HL Deb 11 February 1878 vol 237 cc1420-3

who had given Notice "To call attention to the further correspondence respecting the Affairs of Turkey, "said: I snail not go on with the Notice I have for to-night. My intention is to connect it with a Motion; but some interval will be necessary, so that your Lordships may not be taken by surprise. The reason for postponing observations on the subject of the Correspondence is the serious intelligence which has just been received, to the effect that the British Fleet is not able to enter the Dardanelles. The Motion and the day will both appear upon the Paper.


I wish to ask a Question with regard to a telegram which appeared in a newspaper this morning, and as I do not see the noble Earl the Secretary of State for Foreign Affairs in his place, I will put it to the Prime Minister. In The Standard of this morning there appears a telegram which says that a large number of Russian Marines have crossed the Balkans en route for the Sea of Marmora to man Turkish men-of-war, which will shortly become Russian property, and which will presently convey Russian troops to Odessa and Sebastopol. If these rumours are substantially true they involve serious considerations, and I would therefore ask whether they are true; and, if so, whether the ships are to be used temporarily as transports, or whether they are to become the permanent property of Russia?


My Lords, Her Majesty's Government have no information on the subject on which the noble Earl has addressed me. The statement to which he refers has appeared, I believe, in some newspapers; but we have no reason to think it is authentic, and I hope it is not.


I have given private Notice of a Question to the noble Earl the Secretary of State for Foreign Affairs; but as he is not in the House, I will postpone it until to-morrow.


He will be here presently.


My Lords, seeing the noble Earl the Secretary of State for Foreign Affairs now in his place, I wish to repeat a Question I put to him on Friday last. I then asked him with reference to the entry of the British Fleet, or a portion of the Fleet, into the Dardanelles, whether Her Majesty's Government had obtained the assent of the Turkish Government to that proposal, and if there were any doubts about it, whether any instructions had been given to the Admiral, as to how he should proceed? The noble Earl gave me an answer to this effect—that the Turkish Government had on a former occasion given a firman, and he did not anticipate any objection on their part. Seeing in the papers to day, that the detachment of the Fleet had not entered the Dardanelles, I wish to ask the noble Earl whether, consistently with the exigencies of the public service, he can give any information on that subject to your Lordships' House? There is another point on which I should also like to ask for information. We were told the other night that Her Majesty's Government had made a communication to other foreign Powers on this subject of the Fleet, I should like to know what has been the result of those communications?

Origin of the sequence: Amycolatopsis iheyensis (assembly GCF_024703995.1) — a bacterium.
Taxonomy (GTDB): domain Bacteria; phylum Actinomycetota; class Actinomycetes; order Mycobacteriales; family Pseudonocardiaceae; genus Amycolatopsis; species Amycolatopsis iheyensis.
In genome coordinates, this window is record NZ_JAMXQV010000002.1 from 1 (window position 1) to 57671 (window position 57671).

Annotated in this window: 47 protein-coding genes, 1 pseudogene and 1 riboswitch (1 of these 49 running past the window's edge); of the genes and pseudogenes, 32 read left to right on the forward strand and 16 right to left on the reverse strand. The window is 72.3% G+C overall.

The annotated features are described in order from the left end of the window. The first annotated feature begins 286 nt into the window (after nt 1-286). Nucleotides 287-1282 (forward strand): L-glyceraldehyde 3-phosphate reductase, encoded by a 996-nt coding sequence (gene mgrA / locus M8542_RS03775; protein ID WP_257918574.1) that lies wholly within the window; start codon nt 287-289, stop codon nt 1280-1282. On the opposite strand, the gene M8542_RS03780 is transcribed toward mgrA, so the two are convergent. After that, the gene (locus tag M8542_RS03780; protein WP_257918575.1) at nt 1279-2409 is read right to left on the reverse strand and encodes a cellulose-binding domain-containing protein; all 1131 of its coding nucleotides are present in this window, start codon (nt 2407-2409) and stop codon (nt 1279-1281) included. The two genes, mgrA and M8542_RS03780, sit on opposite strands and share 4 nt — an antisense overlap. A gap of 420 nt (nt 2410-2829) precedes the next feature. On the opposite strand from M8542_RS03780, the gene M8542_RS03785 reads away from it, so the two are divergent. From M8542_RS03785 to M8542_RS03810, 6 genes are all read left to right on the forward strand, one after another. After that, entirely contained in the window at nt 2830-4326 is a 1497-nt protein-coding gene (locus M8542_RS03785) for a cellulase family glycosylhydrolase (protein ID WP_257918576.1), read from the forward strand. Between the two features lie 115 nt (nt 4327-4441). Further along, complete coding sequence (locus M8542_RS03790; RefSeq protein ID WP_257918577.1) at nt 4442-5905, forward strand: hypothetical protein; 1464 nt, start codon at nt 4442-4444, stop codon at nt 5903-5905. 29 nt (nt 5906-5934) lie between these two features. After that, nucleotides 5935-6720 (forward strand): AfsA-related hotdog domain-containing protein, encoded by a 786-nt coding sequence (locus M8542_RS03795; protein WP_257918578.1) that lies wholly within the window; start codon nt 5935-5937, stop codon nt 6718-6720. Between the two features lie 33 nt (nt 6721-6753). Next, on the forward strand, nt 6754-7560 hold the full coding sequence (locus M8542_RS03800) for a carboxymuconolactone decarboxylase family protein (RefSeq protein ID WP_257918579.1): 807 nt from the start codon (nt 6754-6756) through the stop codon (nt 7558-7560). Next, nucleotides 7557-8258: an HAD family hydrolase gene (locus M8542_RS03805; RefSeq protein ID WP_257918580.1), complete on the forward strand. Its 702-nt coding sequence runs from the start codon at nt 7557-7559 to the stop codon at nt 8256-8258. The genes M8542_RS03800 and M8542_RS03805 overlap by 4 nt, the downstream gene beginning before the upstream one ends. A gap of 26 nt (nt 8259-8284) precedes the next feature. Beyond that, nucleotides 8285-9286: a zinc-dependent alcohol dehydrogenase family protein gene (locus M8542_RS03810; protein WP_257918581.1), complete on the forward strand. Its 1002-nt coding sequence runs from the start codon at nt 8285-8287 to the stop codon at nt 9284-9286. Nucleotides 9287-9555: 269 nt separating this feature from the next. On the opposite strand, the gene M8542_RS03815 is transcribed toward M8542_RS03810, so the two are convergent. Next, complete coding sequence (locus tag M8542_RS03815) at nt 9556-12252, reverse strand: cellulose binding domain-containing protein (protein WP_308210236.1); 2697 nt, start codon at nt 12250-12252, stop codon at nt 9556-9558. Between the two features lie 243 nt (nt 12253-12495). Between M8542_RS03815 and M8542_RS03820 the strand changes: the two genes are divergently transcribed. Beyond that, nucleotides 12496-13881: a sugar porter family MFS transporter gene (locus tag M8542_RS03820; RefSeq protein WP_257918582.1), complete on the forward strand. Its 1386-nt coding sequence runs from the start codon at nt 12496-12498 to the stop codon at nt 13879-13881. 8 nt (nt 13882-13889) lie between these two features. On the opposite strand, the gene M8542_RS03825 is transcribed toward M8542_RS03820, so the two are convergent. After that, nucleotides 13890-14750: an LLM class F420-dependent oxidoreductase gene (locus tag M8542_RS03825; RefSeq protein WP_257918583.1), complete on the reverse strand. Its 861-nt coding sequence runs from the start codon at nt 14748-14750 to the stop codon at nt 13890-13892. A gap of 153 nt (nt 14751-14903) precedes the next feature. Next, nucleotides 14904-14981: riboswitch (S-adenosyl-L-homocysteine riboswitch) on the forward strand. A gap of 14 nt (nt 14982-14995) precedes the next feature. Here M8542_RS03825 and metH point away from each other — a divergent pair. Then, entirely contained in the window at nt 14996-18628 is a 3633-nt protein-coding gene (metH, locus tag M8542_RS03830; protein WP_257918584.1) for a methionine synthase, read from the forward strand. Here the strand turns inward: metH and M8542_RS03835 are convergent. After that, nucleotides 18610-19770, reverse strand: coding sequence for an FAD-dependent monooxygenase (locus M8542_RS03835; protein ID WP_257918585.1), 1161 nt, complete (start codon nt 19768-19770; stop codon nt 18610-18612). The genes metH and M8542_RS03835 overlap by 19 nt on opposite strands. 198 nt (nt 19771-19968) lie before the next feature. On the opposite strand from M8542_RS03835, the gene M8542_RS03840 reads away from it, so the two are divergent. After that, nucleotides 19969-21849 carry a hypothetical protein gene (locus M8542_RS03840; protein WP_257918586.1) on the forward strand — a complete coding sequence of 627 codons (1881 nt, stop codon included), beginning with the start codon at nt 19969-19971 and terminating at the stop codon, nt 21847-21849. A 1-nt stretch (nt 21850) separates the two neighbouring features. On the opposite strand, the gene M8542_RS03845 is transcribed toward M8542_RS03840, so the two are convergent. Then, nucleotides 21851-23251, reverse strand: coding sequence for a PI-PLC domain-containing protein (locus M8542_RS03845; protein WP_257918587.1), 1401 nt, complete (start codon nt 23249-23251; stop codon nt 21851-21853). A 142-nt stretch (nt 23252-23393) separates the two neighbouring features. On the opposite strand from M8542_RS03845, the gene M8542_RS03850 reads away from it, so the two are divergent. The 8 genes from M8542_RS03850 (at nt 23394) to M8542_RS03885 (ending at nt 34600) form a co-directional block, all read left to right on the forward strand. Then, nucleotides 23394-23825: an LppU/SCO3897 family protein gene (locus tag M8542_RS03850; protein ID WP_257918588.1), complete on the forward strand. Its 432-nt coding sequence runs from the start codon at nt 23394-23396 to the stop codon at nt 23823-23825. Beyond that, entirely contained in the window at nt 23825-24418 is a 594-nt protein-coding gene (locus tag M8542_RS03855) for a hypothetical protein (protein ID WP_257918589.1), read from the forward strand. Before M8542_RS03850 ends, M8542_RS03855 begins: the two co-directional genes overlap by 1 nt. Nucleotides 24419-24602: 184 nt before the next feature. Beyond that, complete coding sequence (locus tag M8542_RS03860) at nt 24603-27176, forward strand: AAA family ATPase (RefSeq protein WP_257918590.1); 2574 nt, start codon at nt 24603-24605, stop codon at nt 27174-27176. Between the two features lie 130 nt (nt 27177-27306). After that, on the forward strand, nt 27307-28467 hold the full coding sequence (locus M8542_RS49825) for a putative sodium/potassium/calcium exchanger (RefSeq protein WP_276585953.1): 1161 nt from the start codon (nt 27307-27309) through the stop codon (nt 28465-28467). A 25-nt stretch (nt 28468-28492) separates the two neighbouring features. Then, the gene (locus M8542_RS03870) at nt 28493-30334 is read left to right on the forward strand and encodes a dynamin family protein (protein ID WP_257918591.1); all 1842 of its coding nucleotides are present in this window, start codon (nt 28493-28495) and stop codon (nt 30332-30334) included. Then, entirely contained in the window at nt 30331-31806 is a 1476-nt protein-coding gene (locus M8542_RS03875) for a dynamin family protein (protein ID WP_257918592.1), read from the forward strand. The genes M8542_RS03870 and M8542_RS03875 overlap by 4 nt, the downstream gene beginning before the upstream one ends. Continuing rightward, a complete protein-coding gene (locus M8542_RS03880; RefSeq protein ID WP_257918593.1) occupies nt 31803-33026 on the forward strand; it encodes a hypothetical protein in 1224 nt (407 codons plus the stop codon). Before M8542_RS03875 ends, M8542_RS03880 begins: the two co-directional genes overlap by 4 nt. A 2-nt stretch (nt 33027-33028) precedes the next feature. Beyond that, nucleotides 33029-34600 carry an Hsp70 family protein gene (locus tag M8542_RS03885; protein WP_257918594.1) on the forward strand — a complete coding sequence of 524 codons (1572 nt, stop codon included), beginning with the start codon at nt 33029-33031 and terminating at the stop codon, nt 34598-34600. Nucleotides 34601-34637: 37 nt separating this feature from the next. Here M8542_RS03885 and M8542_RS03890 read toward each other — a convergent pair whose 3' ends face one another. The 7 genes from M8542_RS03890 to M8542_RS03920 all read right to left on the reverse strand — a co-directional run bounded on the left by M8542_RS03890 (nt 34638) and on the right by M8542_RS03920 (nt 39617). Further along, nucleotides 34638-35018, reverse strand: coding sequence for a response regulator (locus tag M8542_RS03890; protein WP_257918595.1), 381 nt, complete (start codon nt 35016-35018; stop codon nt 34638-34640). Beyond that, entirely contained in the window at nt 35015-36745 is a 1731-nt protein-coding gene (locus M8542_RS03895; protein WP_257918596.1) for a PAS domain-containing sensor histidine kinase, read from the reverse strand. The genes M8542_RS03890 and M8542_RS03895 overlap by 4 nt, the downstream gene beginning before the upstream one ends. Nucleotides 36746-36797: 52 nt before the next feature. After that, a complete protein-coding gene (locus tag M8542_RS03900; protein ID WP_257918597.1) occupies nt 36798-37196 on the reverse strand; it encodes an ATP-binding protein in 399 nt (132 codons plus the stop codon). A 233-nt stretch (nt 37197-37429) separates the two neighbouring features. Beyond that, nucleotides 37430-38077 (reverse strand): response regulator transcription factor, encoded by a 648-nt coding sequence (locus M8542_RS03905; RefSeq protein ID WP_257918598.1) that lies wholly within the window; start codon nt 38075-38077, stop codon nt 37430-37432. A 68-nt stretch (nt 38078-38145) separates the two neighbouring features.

My Lords, I do not think it would be in the interest of the public service that I should answer the Questions of the noble Earl except in general terms. When the detachment of the Fleet which had been sent up arrived at the forts of the Dardanelles, it was found that no notification from Constantinople had reached the officers in charge of those forts, and thereupon the Admiral very properly declined to take the responsibility of passing the forts without permission, and returned to Besika Bay for instructions. Communications have passed between Her Majesty's Government and the Porte, and I do not conceal from your Lordships that some difficulty of the kind adverted to in the public papers has occurred; but I have the most entire confidence that the difficulty will be surmounted, and that in a very short time the intentions announced by us on Friday last will be carried into effect. With regard to the second Question, I have to say, that in consequence of the communications which we made, three foreign Powers have instructed their Ambassadors to apply for a firmans; but I am bound to add—for I do not wish to leave any false impression on the minds of your Lordships—that it does not necessarily follow from the fact of those firmans having been applied for, that they will be acted upon at once. I apprehend that the Go- vernments in question reserve to themselves the right of considering whether, in their opinion, the circumstances are sufficiently urgent to require action on their part.

House adjourned at half-past Five o'clock, till To-morrow, half-past Ten o'clock.